Community Development in Chicago Lawn and Englewood
On our excursion to the respective headquarters of the Inter-city Muslim Action Network (IMAN) and the Greater Englewood Community Development Corporation (GECDC) I was inspired by the commitment to community that drove the work of these organizations. IMAN takes a grassroots approach to community development. They feature an extensive, eclectic menu of programs aimed at providing services to the Chicago Lawn neighborhood, thereby facilitating a higher quality of life for community members. IMAN operates a free health clinic and addresses the lack of available produce in the neighborhood through partnerships with local corner stores. One of the most interesting initiatives at IMAN was their reclamation of public space in the neighborhood through cultural programs that reconceived sidewalks and street corners. IMAN uses art as a means to transform the sidewalk into a place of personal reflection rather than a numbing reminder of the hardness of urban living, while bringing spoken word jam sessions to street corners to promote them as spaces of community rather than hooliganism. Through these programs, IMAN change how residents perceive their neighborhood and one another, creating the social and emotional ties that are crucial for community stability and prosperity.
In Englewood we were introduced to perhaps one of the most confident leaders I have ever had the pleasure to meet in Executive Director Glen Fulton. The GECDC takes a more investment oriented approach to neighborhood redevelopment. The GECDC courts new businesses to the area, with the aim of building up the employment opportunities available to Englewood residents. Their efforts have already been successful, as a Whole Foods is scheduled to open in the area next year. There are also plans for a call center that will support approximately twelve hundred living wage jobs. The GECDC is also nurturing entrepreneurial endeavors within Englewood through their small business incubator that will be expanding in the coming months. The GECDC strives to transform perceptions of Englewood—one of the most impoverished, notoriously violent neighborhoods in the city—within five years; ambitious indeed.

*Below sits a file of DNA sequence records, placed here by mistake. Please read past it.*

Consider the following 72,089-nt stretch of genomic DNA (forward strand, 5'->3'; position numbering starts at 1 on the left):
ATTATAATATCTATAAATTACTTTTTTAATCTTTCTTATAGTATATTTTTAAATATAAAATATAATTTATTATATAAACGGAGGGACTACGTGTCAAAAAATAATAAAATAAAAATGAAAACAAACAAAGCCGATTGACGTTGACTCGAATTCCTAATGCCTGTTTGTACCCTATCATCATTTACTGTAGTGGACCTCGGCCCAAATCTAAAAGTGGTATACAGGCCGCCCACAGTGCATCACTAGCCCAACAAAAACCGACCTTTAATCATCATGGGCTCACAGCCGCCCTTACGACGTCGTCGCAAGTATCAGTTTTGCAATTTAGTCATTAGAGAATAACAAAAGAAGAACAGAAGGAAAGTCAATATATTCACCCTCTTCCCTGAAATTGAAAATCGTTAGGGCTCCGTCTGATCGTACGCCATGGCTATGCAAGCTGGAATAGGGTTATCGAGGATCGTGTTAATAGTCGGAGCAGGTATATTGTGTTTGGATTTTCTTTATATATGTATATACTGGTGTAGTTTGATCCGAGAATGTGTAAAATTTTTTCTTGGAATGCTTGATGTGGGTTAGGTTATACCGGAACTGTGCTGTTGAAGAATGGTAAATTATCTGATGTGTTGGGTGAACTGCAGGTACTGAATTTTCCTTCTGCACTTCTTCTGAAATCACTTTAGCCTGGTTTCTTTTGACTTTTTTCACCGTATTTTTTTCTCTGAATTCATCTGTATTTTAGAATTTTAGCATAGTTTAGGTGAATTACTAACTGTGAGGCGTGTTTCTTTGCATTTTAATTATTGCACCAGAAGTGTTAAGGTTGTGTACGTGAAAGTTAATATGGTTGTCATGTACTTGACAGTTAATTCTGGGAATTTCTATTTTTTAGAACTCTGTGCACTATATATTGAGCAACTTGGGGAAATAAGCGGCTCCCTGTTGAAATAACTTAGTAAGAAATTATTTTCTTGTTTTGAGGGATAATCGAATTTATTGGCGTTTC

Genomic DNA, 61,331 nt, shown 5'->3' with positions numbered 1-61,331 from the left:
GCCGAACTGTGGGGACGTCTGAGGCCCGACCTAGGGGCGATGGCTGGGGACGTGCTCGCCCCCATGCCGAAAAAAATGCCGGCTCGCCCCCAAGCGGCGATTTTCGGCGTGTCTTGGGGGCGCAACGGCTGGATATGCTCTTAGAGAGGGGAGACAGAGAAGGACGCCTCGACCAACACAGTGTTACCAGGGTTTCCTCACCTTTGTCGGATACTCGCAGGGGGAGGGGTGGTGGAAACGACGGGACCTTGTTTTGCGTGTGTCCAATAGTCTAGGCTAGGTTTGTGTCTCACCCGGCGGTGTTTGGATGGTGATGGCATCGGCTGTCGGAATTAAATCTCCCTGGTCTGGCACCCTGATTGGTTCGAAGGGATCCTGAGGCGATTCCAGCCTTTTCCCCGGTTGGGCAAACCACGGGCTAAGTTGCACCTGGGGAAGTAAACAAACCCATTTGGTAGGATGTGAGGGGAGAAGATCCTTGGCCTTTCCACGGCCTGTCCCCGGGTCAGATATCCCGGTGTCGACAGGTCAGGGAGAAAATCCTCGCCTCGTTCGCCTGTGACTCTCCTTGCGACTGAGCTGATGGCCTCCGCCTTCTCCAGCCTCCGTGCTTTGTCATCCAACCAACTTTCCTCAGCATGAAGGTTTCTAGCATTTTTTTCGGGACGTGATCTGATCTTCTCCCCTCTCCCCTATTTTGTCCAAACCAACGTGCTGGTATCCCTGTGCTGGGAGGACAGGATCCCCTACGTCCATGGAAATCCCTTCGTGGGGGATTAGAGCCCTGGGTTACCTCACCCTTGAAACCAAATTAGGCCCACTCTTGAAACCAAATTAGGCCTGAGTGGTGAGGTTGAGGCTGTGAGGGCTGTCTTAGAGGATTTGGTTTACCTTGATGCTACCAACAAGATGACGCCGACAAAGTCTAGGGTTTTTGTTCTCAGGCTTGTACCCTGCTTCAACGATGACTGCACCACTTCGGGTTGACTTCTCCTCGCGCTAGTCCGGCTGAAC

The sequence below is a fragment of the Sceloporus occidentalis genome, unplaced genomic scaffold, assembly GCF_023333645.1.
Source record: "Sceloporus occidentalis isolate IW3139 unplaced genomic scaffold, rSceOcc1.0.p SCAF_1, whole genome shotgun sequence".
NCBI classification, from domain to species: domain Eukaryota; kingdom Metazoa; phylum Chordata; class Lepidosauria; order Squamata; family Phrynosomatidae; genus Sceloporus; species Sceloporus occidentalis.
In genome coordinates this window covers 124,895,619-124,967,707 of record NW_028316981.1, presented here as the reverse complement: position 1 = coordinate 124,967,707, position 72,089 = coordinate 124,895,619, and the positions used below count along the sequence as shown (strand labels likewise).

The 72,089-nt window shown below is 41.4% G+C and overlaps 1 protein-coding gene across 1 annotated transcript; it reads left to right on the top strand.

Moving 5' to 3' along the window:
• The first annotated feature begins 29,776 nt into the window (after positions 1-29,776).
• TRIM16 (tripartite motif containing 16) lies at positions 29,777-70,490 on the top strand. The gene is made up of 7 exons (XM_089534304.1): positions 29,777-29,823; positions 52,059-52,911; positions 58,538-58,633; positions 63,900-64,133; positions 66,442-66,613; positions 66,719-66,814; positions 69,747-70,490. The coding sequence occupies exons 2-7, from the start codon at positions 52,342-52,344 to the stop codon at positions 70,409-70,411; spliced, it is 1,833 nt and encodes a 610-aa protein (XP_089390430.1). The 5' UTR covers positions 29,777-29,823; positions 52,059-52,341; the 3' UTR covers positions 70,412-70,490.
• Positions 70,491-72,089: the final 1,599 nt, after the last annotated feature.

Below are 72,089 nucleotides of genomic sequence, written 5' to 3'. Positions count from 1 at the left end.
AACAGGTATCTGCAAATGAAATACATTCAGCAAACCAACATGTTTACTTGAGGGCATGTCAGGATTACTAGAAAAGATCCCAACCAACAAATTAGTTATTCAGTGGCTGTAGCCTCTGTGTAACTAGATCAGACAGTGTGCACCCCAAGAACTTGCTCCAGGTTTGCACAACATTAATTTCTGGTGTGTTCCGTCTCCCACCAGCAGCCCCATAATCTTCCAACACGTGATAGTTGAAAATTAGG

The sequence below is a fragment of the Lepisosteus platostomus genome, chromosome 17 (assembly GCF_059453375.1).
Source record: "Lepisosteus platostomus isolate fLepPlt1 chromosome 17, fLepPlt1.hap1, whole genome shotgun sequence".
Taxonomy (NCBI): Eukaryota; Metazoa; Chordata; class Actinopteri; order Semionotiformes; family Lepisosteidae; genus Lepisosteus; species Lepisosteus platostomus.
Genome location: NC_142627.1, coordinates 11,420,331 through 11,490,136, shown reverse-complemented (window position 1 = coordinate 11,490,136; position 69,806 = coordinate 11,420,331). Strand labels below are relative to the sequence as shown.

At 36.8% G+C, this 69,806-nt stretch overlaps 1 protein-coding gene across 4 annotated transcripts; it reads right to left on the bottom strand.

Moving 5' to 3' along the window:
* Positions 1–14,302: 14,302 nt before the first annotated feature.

IMAN and the GECDC represent what is best about Chicago’s strong sense of local identity. Both organizations are committed to acting upon their sense of responsibility to their respective communities, committed to working with an unshakable grit towards building vibrant, healthy neighborhoods. In both organizations one sees the seemingly endless ability Chicagoans possess to conceive and work towards more prosperous futures for themselves and their neighbors in spite of complex challenges and harsh realities. The work of IMAN and the GECDC preserves hope in communities that, at times, are neglected in the Chicago psyche—relegated to short news clips depicting yet another murder, yet another arrest, yet another shattered neighborhood.
May 24, 2015